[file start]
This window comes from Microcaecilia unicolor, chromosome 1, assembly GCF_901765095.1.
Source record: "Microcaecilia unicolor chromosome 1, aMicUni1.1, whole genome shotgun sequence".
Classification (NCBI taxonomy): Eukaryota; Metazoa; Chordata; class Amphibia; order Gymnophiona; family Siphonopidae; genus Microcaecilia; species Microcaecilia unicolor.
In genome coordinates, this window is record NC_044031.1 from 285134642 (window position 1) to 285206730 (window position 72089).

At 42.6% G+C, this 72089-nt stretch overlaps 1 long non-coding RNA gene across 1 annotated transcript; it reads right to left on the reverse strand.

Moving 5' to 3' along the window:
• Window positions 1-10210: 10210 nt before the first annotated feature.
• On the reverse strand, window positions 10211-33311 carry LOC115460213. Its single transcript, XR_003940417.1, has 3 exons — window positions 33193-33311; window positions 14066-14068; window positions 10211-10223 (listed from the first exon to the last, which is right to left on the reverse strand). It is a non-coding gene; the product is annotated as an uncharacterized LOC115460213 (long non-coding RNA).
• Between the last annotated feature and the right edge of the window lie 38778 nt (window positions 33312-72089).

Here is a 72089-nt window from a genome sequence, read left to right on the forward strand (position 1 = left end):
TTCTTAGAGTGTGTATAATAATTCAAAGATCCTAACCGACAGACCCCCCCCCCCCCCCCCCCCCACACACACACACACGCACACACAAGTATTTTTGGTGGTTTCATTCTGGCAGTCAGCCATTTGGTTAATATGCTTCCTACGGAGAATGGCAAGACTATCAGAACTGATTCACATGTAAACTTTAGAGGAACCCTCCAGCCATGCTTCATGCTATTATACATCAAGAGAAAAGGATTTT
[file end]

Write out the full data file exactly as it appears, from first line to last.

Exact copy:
This window comes from Microcaecilia unicolor, chromosome 1, assembly GCF_901765095.1.
Source record: "Microcaecilia unicolor chromosome 1, aMicUni1.1, whole genome shotgun sequence".
Classification (NCBI taxonomy): Eukaryota; Metazoa; Chordata; class Amphibia; order Gymnophiona; family Siphonopidae; genus Microcaecilia; species Microcaecilia unicolor.
In genome coordinates, this window is record NC_044031.1 from 285134642 (window position 1) to 285206730 (window position 72089).

At 42.6% G+C, this 72089-nt stretch overlaps 1 long non-coding RNA gene across 1 annotated transcript; it reads right to left on the reverse strand.

Moving 5' to 3' along the window:
• Window positions 1-10210: 10210 nt before the first annotated feature.
• On the reverse strand, window positions 10211-33311 carry LOC115460213. Its single transcript, XR_003940417.1, has 3 exons — window positions 33193-33311; window positions 14066-14068; window positions 10211-10223 (listed from the first exon to the last, which is right to left on the reverse strand). It is a non-coding gene; the product is annotated as an uncharacterized LOC115460213 (long non-coding RNA).
• Between the last annotated feature and the right edge of the window lie 38778 nt (window positions 33312-72089).

Here is a 72089-nt window from a genome sequence, read left to right on the forward strand (position 1 = left end):
TTCTTAGAGTGTGTATAATAATTCAAAGATCCTAACCGACAGACCCCCCCCCCCCCCCCCCCCCACACACACACACACGCACACACAAGTATTTTTGGTGGTTTCATTCTGGCAGTCAGCCATTTGGTTAATATGCTTCCTACGGAGAATGGCAAGACTATCAGAACTGATTCACATGTAAACTTTAGAGGAACCCTCCAGCCATGCTTCATGCTATTATACATCAAGAGAAAAGGATTTT